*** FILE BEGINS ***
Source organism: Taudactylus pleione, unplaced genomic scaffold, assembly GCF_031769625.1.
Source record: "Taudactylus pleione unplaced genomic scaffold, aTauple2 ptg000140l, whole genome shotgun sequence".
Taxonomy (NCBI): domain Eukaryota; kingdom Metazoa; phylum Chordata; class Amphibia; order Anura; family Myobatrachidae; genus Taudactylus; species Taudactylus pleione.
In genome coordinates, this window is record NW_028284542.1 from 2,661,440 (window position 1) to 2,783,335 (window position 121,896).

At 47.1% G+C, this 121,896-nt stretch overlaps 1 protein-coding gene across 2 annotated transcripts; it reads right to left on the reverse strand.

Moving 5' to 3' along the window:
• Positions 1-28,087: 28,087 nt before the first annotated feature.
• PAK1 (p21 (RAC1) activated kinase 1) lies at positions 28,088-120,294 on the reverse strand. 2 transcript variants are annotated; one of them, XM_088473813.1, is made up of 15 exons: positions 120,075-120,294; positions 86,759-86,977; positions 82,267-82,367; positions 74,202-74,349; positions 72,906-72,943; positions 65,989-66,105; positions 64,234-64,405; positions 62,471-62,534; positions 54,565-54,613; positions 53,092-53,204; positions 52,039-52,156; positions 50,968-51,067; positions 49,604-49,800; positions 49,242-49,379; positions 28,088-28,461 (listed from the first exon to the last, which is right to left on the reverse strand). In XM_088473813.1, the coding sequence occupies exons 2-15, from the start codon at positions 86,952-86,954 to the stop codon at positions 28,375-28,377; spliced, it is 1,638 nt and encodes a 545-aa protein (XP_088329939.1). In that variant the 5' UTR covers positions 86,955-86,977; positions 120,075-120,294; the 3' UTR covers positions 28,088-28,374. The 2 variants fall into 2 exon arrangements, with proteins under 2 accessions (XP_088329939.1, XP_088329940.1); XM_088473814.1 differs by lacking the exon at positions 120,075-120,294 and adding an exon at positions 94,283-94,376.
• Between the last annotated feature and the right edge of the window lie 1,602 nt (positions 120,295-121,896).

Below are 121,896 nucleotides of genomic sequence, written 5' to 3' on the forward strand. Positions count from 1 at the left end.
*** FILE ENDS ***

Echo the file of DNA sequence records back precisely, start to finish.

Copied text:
Source organism: Taudactylus pleione, unplaced genomic scaffold, assembly GCF_031769625.1.
Source record: "Taudactylus pleione unplaced genomic scaffold, aTauple2 ptg000140l, whole genome shotgun sequence".
Taxonomy (NCBI): domain Eukaryota; kingdom Metazoa; phylum Chordata; class Amphibia; order Anura; family Myobatrachidae; genus Taudactylus; species Taudactylus pleione.
In genome coordinates, this window is record NW_028284542.1 from 2,661,440 (window position 1) to 2,783,335 (window position 121,896).

At 47.1% G+C, this 121,896-nt stretch overlaps 1 protein-coding gene across 2 annotated transcripts; it reads right to left on the reverse strand.

Moving 5' to 3' along the window:
• Positions 1-28,087: 28,087 nt before the first annotated feature.
• PAK1 (p21 (RAC1) activated kinase 1) lies at positions 28,088-120,294 on the reverse strand. 2 transcript variants are annotated; one of them, XM_088473813.1, is made up of 15 exons: positions 120,075-120,294; positions 86,759-86,977; positions 82,267-82,367; positions 74,202-74,349; positions 72,906-72,943; positions 65,989-66,105; positions 64,234-64,405; positions 62,471-62,534; positions 54,565-54,613; positions 53,092-53,204; positions 52,039-52,156; positions 50,968-51,067; positions 49,604-49,800; positions 49,242-49,379; positions 28,088-28,461 (listed from the first exon to the last, which is right to left on the reverse strand). In XM_088473813.1, the coding sequence occupies exons 2-15, from the start codon at positions 86,952-86,954 to the stop codon at positions 28,375-28,377; spliced, it is 1,638 nt and encodes a 545-aa protein (XP_088329939.1). In that variant the 5' UTR covers positions 86,955-86,977; positions 120,075-120,294; the 3' UTR covers positions 28,088-28,374. The 2 variants fall into 2 exon arrangements, with proteins under 2 accessions (XP_088329939.1, XP_088329940.1); XM_088473814.1 differs by lacking the exon at positions 120,075-120,294 and adding an exon at positions 94,283-94,376.
• Between the last annotated feature and the right edge of the window lie 1,602 nt (positions 120,295-121,896).

Below are 121,896 nucleotides of genomic sequence, written 5' to 3' on the forward strand. Positions count from 1 at the left end.